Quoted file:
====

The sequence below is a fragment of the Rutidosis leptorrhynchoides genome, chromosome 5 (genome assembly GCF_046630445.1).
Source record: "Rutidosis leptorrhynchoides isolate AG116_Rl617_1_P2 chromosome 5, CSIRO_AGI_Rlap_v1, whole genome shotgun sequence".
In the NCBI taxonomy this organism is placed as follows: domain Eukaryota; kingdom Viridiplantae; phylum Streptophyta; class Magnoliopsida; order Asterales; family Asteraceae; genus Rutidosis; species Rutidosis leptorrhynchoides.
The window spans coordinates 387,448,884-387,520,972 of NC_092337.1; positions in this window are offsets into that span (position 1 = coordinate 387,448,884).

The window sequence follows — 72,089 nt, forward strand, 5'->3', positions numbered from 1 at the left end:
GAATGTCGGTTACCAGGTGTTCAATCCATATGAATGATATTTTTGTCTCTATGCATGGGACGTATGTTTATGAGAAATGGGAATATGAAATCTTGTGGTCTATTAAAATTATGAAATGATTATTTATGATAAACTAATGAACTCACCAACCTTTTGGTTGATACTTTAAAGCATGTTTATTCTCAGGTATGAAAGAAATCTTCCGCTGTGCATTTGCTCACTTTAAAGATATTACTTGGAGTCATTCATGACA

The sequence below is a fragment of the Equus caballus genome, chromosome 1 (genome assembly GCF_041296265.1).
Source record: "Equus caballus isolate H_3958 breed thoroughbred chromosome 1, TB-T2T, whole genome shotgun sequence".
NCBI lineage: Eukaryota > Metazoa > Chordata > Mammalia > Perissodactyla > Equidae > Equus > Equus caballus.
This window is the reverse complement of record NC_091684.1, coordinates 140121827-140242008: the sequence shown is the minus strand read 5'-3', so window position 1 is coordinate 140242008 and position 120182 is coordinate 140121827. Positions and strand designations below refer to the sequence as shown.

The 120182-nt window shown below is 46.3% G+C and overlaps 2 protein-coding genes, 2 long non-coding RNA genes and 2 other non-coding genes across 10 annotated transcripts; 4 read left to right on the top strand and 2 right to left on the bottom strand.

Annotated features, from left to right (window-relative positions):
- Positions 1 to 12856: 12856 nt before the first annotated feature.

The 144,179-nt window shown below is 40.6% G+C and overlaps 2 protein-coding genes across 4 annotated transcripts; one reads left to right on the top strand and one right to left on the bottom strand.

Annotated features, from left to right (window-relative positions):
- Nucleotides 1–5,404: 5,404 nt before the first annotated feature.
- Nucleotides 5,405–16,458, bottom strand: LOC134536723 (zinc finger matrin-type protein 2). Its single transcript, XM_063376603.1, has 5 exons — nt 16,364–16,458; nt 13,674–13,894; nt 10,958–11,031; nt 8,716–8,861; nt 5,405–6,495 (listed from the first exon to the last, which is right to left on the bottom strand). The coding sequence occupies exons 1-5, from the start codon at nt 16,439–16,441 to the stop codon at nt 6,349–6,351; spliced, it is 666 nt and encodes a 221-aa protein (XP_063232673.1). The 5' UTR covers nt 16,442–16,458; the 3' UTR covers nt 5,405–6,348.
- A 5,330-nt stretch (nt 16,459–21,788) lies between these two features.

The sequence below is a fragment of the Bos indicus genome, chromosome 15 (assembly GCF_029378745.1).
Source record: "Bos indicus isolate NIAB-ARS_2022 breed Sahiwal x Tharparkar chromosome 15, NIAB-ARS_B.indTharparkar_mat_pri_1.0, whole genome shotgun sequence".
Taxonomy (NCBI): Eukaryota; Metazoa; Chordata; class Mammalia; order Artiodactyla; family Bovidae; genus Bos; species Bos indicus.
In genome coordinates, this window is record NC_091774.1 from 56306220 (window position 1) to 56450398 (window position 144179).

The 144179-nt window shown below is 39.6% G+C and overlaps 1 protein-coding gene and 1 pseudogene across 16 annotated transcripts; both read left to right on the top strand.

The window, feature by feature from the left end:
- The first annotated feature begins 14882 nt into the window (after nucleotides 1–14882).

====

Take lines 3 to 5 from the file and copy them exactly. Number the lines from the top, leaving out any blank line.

In the NCBI taxonomy this organism is placed as follows: domain Eukaryota; kingdom Viridiplantae; phylum Streptophyta; class Magnoliopsida; order Asterales; family Asteraceae; genus Rutidosis; species Rutidosis leptorrhynchoides.
The window spans coordinates 387,448,884-387,520,972 of NC_092337.1; positions in this window are offsets into that span (position 1 = coordinate 387,448,884).

The window sequence follows — 72,089 nt, forward strand, 5'->3', positions numbered from 1 at the left end: